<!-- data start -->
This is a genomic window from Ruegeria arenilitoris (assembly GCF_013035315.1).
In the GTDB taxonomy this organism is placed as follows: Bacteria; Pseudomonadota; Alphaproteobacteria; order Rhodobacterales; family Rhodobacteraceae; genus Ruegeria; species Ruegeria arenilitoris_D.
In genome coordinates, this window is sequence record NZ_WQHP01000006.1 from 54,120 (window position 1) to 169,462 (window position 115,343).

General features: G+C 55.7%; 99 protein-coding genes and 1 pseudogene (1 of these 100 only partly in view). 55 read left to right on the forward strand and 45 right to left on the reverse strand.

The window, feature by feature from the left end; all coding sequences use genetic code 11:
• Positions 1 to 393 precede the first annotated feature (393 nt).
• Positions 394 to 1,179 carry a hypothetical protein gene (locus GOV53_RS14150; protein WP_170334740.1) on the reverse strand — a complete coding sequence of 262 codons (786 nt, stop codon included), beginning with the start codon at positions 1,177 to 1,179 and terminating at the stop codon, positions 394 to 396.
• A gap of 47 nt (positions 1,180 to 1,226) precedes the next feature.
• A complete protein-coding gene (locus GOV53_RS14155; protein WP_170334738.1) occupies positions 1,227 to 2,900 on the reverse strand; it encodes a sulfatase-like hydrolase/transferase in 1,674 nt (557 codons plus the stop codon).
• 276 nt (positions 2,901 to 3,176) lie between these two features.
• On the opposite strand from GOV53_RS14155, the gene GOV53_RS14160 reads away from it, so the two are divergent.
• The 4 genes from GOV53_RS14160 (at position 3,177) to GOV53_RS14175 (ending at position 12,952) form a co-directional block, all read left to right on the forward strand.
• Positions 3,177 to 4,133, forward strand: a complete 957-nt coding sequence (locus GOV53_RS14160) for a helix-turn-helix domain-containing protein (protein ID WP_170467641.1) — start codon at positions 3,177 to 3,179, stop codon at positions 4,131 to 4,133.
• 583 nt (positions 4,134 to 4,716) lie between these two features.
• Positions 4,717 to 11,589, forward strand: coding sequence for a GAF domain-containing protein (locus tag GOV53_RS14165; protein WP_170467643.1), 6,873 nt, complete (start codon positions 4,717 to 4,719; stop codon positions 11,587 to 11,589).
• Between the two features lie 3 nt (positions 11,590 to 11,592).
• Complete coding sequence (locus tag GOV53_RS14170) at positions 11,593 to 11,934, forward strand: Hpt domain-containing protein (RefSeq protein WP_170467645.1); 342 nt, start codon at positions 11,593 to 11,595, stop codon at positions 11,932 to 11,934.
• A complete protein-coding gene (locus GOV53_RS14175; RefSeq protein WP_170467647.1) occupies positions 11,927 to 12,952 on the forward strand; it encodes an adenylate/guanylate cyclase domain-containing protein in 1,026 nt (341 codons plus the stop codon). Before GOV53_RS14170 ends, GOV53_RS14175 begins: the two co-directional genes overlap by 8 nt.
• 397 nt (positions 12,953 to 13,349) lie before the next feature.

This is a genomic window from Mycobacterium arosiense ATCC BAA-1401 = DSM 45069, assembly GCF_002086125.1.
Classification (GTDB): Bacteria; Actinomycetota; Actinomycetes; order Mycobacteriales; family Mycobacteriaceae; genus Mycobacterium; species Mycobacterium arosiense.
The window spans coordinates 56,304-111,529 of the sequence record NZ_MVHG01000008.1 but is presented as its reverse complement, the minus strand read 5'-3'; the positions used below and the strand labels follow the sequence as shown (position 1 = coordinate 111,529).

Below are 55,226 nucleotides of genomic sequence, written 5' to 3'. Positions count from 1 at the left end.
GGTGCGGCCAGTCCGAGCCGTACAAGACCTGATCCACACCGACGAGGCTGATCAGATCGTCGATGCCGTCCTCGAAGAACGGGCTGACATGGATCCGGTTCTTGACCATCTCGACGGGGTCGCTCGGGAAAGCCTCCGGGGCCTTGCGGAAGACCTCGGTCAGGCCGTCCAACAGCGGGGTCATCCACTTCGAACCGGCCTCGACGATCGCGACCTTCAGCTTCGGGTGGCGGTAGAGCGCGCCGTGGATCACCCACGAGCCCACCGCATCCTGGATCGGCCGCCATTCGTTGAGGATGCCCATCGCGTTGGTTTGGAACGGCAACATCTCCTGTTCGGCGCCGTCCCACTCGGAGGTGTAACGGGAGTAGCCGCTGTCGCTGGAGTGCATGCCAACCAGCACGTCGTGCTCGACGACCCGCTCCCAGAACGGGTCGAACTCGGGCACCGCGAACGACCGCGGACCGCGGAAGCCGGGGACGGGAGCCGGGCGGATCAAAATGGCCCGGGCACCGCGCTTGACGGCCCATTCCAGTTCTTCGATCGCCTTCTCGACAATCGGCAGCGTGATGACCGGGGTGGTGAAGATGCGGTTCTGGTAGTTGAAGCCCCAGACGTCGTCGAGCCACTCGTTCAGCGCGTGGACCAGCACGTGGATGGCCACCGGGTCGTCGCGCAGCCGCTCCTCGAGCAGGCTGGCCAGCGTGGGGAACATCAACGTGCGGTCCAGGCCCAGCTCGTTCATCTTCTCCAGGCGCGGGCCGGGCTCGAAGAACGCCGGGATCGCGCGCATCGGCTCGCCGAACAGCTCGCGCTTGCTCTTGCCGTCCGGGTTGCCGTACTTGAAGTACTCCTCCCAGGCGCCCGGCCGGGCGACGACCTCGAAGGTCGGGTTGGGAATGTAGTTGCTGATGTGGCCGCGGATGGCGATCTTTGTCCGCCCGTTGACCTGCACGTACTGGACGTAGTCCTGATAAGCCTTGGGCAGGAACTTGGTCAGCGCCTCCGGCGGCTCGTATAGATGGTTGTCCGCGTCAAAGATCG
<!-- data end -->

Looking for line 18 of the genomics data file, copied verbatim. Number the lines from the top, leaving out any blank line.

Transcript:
• A complete protein-coding gene (locus GOV53_RS14175; RefSeq protein WP_170467647.1) occupies positions 11,927 to 12,952 on the forward strand; it encodes an adenylate/guanylate cyclase domain-containing protein in 1,026 nt (341 codons plus the stop codon). Before GOV53_RS14170 ends, GOV53_RS14175 begins: the two co-directional genes overlap by 8 nt.